Hawkeye is one of those characters that I have absolutely no interest in. To me, he’s no more than a supporting character, and not a very good one at that. I find his ’90s sitcom-style quips and sarcasm grating, and will always feel that he is a poor man’s Green Arrow. So why, you ask, did I pick up Hawkeye: My Life as a Weapon by Matt Fraction, David Aja and Javier Pulido? It wasn’t the character, it was the artists.
There are many ways to tell a story — it can be spoken, written, sung, acted out — but what makes comics unique is that they combine skillful storytelling (if done right) with skillful artwork. More and more, I find it is the art that attracts me to a comic book over the plot. And when I saw a few examples of Aja and, later, Pulido’s work online, I knew I had to pick up this first collection, regardless of who it stars.
As if to further deter me, I was never too keen on writer Matt Fraction. His run on The Mighty Thor was never more than “okay” to me, and I thought Fear Itself was a mess. But the art pulled me stronger, and I’m glad it did. I’m tempted to say that this is the type of fun, slick, smart story that superhero comics should do more often, but A) there’s actually a lot more of these types of story than cynics would like to admit, and B) it hardly feels like a superhero series at all. And that’s not a bad thing.
Weapon shows us Clint Barton in his downtime. Between getting caught up in organised crime and international espionage, we get a more fully rounded portrait of the Avenger. Fraction gives Clint’s trademark humour just enough of an edge to stop it being tacky, and makes him very relatable and human. Even when other superheroes do show it, it feels much more like a down-to-earth spy adventure.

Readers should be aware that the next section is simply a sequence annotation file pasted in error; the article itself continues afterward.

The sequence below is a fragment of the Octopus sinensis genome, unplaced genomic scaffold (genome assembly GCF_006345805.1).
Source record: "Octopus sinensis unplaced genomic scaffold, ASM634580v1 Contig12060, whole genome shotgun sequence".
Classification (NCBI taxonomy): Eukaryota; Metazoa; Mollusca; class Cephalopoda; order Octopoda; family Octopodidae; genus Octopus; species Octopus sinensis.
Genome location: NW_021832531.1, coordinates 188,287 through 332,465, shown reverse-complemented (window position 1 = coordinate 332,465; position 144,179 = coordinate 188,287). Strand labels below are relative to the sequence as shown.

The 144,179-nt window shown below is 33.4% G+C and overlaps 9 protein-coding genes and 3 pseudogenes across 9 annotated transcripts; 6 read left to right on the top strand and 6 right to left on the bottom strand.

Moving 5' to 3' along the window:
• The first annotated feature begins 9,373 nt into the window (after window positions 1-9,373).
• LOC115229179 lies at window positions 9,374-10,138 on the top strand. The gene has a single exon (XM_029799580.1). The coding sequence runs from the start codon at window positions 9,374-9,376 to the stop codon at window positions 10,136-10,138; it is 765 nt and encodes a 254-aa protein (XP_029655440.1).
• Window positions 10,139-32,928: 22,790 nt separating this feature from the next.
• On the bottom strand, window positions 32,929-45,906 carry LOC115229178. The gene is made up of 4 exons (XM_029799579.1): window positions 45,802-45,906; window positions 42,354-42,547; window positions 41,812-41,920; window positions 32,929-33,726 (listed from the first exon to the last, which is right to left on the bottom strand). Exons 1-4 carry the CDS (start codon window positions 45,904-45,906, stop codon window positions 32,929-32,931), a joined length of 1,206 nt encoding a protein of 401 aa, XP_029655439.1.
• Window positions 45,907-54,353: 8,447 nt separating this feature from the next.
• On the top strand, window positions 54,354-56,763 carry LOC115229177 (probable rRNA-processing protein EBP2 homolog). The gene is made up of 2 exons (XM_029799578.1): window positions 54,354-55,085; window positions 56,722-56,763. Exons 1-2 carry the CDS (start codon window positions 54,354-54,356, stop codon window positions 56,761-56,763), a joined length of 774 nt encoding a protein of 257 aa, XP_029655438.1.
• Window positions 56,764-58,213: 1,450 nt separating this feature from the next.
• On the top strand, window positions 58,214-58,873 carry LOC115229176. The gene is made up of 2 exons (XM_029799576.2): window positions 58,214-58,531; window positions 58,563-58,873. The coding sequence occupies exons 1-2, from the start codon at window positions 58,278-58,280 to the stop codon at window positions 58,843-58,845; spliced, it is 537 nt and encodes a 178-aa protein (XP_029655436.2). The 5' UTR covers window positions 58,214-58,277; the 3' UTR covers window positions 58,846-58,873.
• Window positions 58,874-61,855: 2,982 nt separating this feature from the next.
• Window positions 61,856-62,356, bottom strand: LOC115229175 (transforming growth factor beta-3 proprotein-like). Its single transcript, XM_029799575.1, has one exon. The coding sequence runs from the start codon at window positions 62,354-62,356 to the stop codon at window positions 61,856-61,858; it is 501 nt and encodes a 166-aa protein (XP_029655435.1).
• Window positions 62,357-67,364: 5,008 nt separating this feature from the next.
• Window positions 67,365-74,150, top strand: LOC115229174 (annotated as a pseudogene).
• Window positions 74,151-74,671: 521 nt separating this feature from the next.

“Adventure” being the perfect word to describe it. When not dealing with deceptively engaging drama, this series is all go. Breakneck chases, grounded fight scenes, and the stunning visuals make this one of the best action series out there right now, with plenty of very amusing comedy too. Fraction and the artists work perfectly together with pacing and angles to create just the right tone for each moment.
Kate Bishop, a one-time Hawkeye herself, also stars in a supporting role, and Fraction again does an excellent job of fleshing her out and making her more than just another hanger-on. The relationship between her and Clint is teased, but in a realistic, lampshaded way that speaks to the reader on the level and does not become a distraction. We see her more for the professional she is, and her and Clint are a triumph to watch in action together.
But yes, the real stars here are the artists, complimented beautifully, inescapably by colourist Matt Hollingsworth. Aja’s work on the first three issues has the hint of Michael Lark about it; striking and atmospheric, with a great display of body language and movement. He adds a further depth to these characters, but also captures a moment amazingly, the first page being a spectacular example: Hawkeye suspended in mid-air, much like a shot from the Avengers film, glass raining down around him, bow aimed, arrow loosed. We really feel the gravity (pun intended) of the situation and yet Hawkeye’s calm at the same time. There are many such “in the moment” panels in this collection.
While Pulido is looser and does not do faces as well, I feel that this lack of rigidity creates some more relaxed body language in his characters, especially Clint, and a freer-flowing dynamic to some fast scenes. He definitely captures the same bold, strong style of Aja, and has the same skill in creating those little moments.
If anything, I now think Hawkeye works better solo, calling the shots himself, with no one to play off of. To my own surprise, I find myself excited for this next volume, and not just because of the art. Although that helps.
(This collection also comes with Young Avengers Presents #6, also written by Fraction with art by Alan Davis, in which Kate meets Clint for the first time. To be brief; it is not as remarkable as the main issues here.)